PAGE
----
I understand hip-hop is not all about empowerment, and there’s a dark side within the culture that must be addressed to maintain balance. Hell, some of the recordings we hold so dear were nothing more than cocaine-filled musings about drug connects, petty crime, and misogyny. But with Hawaiian Snow, the collaborative album between G-Unit’s Tony Yayo and Detroit rapper Tony Brown, there is very little to hang on to as the artists spend roughly 45 minutes rhyming only about their deep affinities for weed, sex and money. For the aforementioned reasons, Yayo and Brown should not be condemned for their chosen topics. However, artists who limit their subjects should at least challenge listeners by switching their lyrical cadences before slathering them over such simplistic, redundant production.
With that said, I do respect the straightforward honesty of Hawaiian Show, as evidenced by songs like “Roll Up” and “My Life’s The S**t”, whose charm resides within their mid-tempo, bounce-heavy synths and occasional punchlines. Metaphors aside, the two rappers also know how to simplify things. “Roll up, roll up, roll the fuck up/roll up, roll up, yeah, roll up, roll up,” goes the hook on the album’s opening song. “Nothing To Lose”, a tale about trusting oneself and ascending to the top, is by far the album’s best song, as its poignant drums and sporadic synthesizer briefly transition Hawaiian Snow to a better place, showing listeners what could have been for Yayo and Brown. “Bags Doubled Tied,” with its clear mix and reliance on snappy drums, also provides one of the album’s lone highlights. Here, Yayo raps: “Lonely stoner like Kid Cudi/Friendships never last when you got money.” Unfortunately, everything else is mundane or highly unbearable and sinks Hawaiian Snow into an unforgiving hip-hop abyss.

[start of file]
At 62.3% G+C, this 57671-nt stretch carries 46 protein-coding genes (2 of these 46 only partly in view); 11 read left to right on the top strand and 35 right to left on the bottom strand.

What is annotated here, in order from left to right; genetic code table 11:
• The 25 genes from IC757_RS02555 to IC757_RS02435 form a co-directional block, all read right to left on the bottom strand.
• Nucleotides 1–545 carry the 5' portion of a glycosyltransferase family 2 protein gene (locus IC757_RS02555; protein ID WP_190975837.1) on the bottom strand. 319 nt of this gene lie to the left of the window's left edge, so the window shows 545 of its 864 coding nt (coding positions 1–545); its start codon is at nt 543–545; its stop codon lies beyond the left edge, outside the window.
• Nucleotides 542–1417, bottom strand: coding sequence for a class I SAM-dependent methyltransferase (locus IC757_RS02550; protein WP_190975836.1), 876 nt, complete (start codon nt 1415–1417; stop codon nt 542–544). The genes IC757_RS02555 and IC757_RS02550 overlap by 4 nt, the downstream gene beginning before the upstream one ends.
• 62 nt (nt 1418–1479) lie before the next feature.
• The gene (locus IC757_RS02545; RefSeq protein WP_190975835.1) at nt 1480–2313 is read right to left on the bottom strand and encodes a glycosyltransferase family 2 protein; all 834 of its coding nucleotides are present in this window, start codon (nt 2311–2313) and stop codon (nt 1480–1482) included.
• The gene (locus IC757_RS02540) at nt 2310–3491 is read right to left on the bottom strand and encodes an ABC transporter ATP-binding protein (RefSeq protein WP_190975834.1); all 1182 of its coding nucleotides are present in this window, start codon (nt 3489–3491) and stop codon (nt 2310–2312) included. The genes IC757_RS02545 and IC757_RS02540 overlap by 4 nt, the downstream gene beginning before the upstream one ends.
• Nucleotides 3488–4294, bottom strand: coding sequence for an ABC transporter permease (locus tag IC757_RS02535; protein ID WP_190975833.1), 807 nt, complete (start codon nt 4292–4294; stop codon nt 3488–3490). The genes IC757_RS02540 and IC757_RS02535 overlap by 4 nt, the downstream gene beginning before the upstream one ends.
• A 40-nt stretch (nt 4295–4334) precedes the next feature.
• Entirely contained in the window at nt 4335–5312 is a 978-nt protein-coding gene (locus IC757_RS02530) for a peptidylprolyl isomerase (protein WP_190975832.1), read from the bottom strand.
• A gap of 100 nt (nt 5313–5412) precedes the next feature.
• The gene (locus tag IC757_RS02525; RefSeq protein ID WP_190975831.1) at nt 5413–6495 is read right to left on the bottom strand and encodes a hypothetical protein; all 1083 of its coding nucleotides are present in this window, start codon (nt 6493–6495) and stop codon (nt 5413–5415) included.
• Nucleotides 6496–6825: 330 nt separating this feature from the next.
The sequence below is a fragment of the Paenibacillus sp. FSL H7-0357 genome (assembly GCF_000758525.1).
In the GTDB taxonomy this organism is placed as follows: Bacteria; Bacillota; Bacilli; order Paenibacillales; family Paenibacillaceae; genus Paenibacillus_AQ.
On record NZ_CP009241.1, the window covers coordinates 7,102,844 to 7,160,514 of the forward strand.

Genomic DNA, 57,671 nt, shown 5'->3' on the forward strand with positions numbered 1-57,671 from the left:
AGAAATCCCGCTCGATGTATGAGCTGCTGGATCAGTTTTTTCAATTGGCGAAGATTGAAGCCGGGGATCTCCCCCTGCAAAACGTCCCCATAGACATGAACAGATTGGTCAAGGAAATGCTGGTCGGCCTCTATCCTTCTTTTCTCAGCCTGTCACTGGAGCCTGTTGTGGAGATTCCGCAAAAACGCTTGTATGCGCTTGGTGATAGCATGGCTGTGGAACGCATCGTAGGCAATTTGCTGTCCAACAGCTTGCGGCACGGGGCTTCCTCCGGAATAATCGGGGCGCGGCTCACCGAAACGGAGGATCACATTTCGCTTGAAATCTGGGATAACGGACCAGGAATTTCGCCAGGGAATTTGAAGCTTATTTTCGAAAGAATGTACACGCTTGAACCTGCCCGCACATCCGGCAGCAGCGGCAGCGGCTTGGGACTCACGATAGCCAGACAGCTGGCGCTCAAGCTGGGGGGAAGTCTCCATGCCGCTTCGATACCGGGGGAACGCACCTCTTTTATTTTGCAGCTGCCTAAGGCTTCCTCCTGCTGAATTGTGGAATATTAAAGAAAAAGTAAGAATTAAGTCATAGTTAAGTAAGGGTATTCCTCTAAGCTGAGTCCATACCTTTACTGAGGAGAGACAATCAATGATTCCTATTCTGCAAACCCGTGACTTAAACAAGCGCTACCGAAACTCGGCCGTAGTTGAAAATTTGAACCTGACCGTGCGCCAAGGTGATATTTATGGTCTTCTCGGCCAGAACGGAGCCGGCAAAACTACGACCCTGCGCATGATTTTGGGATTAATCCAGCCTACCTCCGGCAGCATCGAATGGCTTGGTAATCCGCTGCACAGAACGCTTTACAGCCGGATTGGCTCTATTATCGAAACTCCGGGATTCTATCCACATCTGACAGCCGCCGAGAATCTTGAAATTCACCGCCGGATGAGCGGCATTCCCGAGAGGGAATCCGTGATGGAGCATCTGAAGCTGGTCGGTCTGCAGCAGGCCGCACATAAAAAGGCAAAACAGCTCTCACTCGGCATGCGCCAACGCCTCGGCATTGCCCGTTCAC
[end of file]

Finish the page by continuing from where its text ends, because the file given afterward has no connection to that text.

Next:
It is unfathomable that Yayo’s star power and Brown’s blog buzz couldn’t have lead to a better recording. Not that the two needed to release a landmark project, except what is captured on Hawaiian Snow doesn’t sound too inspired or organized. Many rappers — especially those on the West Coast — have made healthy livings off drug-influenced, cash-infused lyricism. But while Yayo and Brown sought to emulate those artists, the final result is much too hazy to carry them further.